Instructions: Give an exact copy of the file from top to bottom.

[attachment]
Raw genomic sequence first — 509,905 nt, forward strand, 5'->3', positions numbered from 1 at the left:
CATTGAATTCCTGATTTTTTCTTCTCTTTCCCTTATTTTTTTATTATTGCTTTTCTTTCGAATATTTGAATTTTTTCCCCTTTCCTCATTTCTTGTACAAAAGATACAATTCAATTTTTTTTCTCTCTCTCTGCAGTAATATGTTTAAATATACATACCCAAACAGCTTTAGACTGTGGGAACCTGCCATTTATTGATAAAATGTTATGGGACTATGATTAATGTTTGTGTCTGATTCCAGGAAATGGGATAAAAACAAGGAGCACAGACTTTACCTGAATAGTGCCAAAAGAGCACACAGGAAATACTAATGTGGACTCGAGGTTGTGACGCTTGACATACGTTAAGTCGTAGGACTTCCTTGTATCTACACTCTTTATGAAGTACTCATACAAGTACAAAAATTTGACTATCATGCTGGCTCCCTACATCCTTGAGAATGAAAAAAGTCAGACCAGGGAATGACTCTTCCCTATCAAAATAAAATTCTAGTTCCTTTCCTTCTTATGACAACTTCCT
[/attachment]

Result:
Raw genomic sequence first — 509,905 nt, forward strand, 5'->3', positions numbered from 1 at the left:
CATTGAATTCCTGATTTTTTCTTCTCTTTCCCTTATTTTTTTATTATTGCTTTTCTTTCGAATATTTGAATTTTTTCCCCTTTCCTCATTTCTTGTACAAAAGATACAATTCAATTTTTTTTCTCTCTCTCTGCAGTAATATGTTTAAATATACATACCCAAACAGCTTTAGACTGTGGGAACCTGCCATTTATTGATAAAATGTTATGGGACTATGATTAATGTTTGTGTCTGATTCCAGGAAATGGGATAAAAACAAGGAGCACAGACTTTACCTGAATAGTGCCAAAAGAGCACACAGGAAATACTAATGTGGACTCGAGGTTGTGACGCTTGACATACGTTAAGTCGTAGGACTTCCTTGTATCTACACTCTTTATGAAGTACTCATACAAGTACAAAAATTTGACTATCATGCTGGCTCCCTACATCCTTGAGAATGAAAAAAGTCAGACCAGGGAATGACTCTTCCCTATCAAAATAAAATTCTAGTTCCTTTCCTTCTTATGACAACTTCCT